Defeat to Japan has come alongside a mounting stack of questions for Phil Neville. It's fair to say that he's bad cushier days in the hot-seat!
When Neville was announced as manager of the England Women's National Team, there was an element of skepticism. The former Manchester United star had never been a manager but his experience in the men's game was deemed sufficient for the role.
It hasn't all been bad for Neville. He had won the SheBelieves Cup in 2019 and, later in that year, lead a very promising World Cup campaign. Their success in the latter tournament may have stagnated after their defeat to the United States but they had played a really exciting and progressive standard of football.
Sadly, that defeat to the Americans prompted a downward spiral for the Lionesses. They embarked on a run of just two victories in their next seven matches. Promisingly, they entered the SheBelieves tournament on the back of a 3-2 win against the Czech Republic. But it was false optimism.
Neville talked about how seriously he wanted to take this tournament. It has gone terribly. He was fortunate that Ellen White was on hand to edge them past the Japanese because, if she wasn't, the team wouldn't have won any of their matches.
Chasing greatness can inevitably lead to disappointment. Neville's obsession with toppling the United States was understandable, if naive. The Americans are warriors. They have experience and personality in abundance, headed by the fearless Megan Rapinoe. That is a reputation which has been forged over a long time.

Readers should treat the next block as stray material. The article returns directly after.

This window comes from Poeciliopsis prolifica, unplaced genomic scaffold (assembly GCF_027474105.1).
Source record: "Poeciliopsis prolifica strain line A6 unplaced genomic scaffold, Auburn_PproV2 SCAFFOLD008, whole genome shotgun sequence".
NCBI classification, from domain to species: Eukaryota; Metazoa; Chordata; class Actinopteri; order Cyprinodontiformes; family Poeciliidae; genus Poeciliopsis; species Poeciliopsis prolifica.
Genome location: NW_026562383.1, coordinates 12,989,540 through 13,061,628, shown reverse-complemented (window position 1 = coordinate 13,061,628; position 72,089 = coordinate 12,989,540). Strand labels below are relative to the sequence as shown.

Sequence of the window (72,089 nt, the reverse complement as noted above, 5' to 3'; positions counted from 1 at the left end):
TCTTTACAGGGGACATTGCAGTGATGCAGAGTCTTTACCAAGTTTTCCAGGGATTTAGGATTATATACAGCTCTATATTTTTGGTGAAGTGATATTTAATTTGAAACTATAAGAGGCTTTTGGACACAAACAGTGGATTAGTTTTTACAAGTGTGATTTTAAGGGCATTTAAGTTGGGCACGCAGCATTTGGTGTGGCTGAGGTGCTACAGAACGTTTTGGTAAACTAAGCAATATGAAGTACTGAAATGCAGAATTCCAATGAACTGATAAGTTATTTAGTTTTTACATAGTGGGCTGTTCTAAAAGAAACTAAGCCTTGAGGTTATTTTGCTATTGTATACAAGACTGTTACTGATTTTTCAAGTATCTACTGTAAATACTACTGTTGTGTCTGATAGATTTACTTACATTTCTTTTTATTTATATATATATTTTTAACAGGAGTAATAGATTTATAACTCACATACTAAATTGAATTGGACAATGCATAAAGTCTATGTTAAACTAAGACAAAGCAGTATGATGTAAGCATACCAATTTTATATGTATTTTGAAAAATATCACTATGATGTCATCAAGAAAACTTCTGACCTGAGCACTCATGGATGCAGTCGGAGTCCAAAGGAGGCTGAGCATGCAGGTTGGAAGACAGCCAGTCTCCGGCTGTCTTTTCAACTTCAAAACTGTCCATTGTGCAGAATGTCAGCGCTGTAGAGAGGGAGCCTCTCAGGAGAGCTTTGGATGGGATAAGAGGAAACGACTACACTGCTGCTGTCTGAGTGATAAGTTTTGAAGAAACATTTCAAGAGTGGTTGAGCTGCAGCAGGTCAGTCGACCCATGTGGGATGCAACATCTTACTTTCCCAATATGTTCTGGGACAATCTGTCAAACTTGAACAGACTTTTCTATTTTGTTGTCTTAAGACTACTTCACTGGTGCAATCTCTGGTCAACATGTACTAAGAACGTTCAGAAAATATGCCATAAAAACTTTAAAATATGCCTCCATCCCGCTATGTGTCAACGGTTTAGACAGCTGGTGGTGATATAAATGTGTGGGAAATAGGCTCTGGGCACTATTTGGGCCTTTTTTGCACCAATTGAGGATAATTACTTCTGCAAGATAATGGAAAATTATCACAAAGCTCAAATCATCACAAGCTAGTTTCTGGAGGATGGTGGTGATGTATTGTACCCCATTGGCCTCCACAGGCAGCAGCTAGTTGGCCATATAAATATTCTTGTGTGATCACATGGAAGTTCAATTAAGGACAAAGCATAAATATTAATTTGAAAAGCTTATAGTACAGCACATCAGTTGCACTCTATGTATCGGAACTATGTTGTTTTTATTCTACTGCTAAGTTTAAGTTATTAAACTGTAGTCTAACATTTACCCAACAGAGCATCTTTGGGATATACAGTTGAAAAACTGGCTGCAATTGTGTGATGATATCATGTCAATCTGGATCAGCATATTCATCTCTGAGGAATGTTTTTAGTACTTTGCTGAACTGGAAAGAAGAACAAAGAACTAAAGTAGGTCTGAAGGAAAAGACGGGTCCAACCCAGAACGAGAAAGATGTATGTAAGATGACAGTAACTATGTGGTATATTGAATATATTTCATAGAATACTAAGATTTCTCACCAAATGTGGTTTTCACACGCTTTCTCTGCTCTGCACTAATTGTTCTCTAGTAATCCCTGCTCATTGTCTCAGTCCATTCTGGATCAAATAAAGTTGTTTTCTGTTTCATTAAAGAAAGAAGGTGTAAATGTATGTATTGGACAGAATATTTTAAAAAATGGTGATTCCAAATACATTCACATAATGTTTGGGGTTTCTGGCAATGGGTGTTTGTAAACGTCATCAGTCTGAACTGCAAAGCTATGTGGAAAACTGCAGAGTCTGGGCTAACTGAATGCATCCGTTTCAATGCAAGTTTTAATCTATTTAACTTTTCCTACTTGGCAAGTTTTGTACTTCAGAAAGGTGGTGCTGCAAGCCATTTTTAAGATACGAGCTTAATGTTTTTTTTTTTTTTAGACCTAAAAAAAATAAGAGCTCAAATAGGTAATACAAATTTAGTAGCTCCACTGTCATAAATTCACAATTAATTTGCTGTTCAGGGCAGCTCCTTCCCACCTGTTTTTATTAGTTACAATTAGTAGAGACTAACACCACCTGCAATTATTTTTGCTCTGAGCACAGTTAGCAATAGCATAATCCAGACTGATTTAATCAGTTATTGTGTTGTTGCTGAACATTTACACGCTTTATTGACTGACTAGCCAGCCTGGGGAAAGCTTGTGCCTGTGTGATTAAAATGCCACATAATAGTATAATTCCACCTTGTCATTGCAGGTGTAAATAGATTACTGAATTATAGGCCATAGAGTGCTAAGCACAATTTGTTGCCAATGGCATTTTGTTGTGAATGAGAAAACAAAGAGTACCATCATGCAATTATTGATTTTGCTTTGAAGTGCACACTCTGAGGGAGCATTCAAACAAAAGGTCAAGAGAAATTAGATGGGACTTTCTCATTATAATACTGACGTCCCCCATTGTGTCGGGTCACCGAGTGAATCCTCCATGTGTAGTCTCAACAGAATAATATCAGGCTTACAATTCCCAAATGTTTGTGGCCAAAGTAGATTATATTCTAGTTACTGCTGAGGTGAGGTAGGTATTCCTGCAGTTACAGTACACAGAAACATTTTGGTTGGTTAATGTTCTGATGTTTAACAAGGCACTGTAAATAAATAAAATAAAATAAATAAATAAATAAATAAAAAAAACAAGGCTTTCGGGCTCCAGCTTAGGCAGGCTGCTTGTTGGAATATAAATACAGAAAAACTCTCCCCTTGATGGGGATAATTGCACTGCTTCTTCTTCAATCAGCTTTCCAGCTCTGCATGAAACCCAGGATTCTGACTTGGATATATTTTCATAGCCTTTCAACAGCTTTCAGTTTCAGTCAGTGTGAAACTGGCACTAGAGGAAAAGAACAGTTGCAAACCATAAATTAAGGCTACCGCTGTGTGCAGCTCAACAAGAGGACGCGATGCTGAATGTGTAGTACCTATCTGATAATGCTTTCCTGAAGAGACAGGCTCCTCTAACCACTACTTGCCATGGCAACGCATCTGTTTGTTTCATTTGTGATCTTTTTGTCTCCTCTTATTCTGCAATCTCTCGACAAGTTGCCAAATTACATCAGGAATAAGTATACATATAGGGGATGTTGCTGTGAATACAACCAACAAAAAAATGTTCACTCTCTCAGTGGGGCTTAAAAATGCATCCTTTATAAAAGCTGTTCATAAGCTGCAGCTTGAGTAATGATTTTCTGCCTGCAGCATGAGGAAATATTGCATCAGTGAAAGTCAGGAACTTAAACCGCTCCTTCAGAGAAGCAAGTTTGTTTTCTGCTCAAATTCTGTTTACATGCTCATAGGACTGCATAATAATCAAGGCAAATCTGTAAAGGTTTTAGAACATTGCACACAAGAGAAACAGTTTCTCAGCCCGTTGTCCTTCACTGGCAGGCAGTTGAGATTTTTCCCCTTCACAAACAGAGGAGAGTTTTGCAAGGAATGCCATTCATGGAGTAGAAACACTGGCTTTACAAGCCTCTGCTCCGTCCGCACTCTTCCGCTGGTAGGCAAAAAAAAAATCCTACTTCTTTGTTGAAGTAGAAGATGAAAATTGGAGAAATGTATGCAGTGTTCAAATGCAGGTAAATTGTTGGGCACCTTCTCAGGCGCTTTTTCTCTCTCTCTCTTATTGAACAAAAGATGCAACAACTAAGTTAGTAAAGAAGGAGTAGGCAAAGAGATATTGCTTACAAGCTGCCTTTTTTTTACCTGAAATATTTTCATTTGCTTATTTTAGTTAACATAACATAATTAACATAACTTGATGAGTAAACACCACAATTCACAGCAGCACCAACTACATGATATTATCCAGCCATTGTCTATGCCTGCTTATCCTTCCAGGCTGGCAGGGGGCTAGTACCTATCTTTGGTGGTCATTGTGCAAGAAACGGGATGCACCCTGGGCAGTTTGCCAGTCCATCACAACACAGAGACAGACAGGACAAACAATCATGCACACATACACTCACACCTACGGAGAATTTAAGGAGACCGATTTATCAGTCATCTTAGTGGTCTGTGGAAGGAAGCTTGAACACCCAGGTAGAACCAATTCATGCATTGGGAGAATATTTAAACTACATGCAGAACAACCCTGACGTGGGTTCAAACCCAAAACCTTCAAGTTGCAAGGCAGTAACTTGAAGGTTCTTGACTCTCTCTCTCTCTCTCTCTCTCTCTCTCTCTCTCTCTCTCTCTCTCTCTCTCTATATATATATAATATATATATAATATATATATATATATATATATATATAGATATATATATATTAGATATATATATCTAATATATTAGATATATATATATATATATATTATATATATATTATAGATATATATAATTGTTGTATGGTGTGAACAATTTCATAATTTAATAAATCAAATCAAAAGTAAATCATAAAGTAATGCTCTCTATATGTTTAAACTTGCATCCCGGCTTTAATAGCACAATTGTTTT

It seems harsh to think the players aren't playing for Neville. His relationship with his squad has been one of the strongest points in-favour of his management.
In February, Neville talked at length about individual players and expressed genuine emotion when discussing the injury to Beth Mead.
"I was at the game at Chester the other night and you knew as soon as she went down that something wasn’t right," he recalled.
"I went down to see her and was obviously concerned. Hopefully she will be back soon and it’s not too serious.”
It seems tough to imagine that his squad don't want to perform on the field. Their manager clearly has a strong bond with his players but, sometimes, that's not enough.
Neville also talked candidly about winning this competition to boost squad morale and tournament experience.
"I don't think it is a tournament where I am going to treat it as an experiment.
"We want to win, the players want to win and, if we experiment against the USA, we'll get beat. You've got to go out there and use every golf club in the bag, use all the ammunition you've got, to beat these teams."
He was in buoyant and bullish mood ahead of the tournament, looking ahead to the Olympic Games and Euro 2021 with optimism. Whether he will still be around to oversee those events remains to be seen.